Lori Henriksen

author of The Winter Loon



Fairness ~ Equitable, Honest, Upright, Honorable

Fairness is a continuation of Equality. Close, but somewhat different. To me, equality is a legal issue legislated by our elected government or the courts. Fairness is a social issue. Without it our society falls apart. We legislate equality, but fairness is a trait of a civilized society. Fairness is a close relative of the Golden Rule.

Many would say that what happened in the 1930s to women rodeo athletes  wasn’t fair. It’s the world Ruth, the protagonist in The Winter Loon finds herself when she leaves home at eighteen.

The challenge for a single woman to earn money often took inspiration and an adventurous spirit, life experience and a willingness to step out of her comfort zone. Inventive and flexible and even naive women such as Ruth discovered uncommon ways to survive.

cowgirl 2.jpg

Relaxing between rodeo events.

Popular throughout the Thirties, rodeo competitions offered cheap entertainment for small communities and provided an uncommon source of income for those able to compete on a rodeo circuit. Not many women qualified, but those willing to travel and endure harsh conditions could win substantial purses.

Rodeo tents.jpg

Rodeo performers often stayed in tents

Prior to 1930, Cowgirls had competed in all the same contests as men. Rodeo culture changed after a tragic 1929 accident at the Pendleton Roundup. A popular cowgirl, Bonnie McCarroll, was thrown and fatally trampled by the bronco she was riding. The Rodeo Association of America stepped in with a protective rather than an egalitarian rule to prohibit women from competing in what they considered dangerous—bronco riding, steer wrestling and roping contests—events with the highest purses. Some rodeo producers on small circuits ignored the regulations and allowed cowgirl events. Barrel racing, trick riding and relay races were the most common competitions for cowgirls.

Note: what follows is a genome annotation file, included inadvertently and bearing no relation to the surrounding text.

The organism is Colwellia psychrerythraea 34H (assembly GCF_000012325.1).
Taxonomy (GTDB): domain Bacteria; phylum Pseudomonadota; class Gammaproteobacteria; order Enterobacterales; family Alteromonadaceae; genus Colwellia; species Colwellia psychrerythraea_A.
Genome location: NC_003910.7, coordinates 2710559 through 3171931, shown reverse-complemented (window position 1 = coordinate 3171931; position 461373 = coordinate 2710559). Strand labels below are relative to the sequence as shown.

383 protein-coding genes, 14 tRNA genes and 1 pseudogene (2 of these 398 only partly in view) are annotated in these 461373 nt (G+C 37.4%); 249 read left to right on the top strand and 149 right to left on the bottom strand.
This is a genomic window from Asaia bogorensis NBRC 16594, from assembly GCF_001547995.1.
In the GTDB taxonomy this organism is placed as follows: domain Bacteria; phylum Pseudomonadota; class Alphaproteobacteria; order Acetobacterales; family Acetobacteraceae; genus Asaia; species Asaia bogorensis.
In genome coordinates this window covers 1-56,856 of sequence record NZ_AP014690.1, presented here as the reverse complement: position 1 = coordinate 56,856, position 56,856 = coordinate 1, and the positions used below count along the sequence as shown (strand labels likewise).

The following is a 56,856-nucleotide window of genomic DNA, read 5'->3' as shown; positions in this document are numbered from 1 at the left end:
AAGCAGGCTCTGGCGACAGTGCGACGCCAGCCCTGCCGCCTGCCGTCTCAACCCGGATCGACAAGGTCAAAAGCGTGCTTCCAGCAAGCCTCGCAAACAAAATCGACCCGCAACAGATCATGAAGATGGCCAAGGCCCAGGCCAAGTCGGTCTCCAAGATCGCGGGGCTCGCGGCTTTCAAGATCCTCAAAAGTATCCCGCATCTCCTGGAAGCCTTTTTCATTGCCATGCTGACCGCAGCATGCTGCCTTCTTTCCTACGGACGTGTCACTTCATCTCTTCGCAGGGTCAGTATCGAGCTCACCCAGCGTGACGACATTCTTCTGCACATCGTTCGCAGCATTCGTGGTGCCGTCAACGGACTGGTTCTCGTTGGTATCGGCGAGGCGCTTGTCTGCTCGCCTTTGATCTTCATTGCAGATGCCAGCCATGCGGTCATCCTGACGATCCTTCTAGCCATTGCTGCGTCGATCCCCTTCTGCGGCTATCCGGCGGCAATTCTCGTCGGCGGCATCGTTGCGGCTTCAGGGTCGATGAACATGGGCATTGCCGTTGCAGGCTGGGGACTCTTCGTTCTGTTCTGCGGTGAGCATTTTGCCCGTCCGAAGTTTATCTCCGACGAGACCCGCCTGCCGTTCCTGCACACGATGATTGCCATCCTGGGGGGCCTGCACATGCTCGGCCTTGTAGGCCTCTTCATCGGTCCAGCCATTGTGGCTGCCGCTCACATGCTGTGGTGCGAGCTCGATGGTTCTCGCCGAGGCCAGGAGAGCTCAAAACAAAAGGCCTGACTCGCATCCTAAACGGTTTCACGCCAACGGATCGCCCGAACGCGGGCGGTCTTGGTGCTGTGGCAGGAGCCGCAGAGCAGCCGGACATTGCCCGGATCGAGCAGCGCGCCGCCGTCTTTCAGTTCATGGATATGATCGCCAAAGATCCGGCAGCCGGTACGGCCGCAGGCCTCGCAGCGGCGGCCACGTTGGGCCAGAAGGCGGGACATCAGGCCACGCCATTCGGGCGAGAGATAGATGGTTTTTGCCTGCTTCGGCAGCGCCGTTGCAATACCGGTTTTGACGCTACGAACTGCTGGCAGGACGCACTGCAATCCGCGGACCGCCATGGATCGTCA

By 1939, the singing cowboy, Gene Autry, took over most of the major rodeos and eliminated all women’s competitions except the sponsor-girl event of barrel racing.






7 thoughts on “Fairness

  1. I’m always astounded at the bravery of women who broke through boundaries and weren’t stopped by society’s limits. There was so much physical bravery (like here in the rodeo example) and also so much courage, like of women writers. I had no idea about rodeo culture; it’s fun learning about it.
    @DoreeWeller from
    Doree Weller’s Blog

  2. Definitely not an occupation for me but it is interesting to hear about these fine women. I am convinced I would have been a saloon girl. Thanks for sharing!

  3. It always amazes me to hear these stories of women who were working hard even back then. They faced a lot of challenges. Someone is doing a theme on women in aviation and there are so many women who were pilots long before women had equality.


  4. This was really interesting. Those gals must’ve had a lot of pluck to run in those rodeo circuits.

    The AtoZ of EOS

  5. It is very interesting to read about the women in American history.

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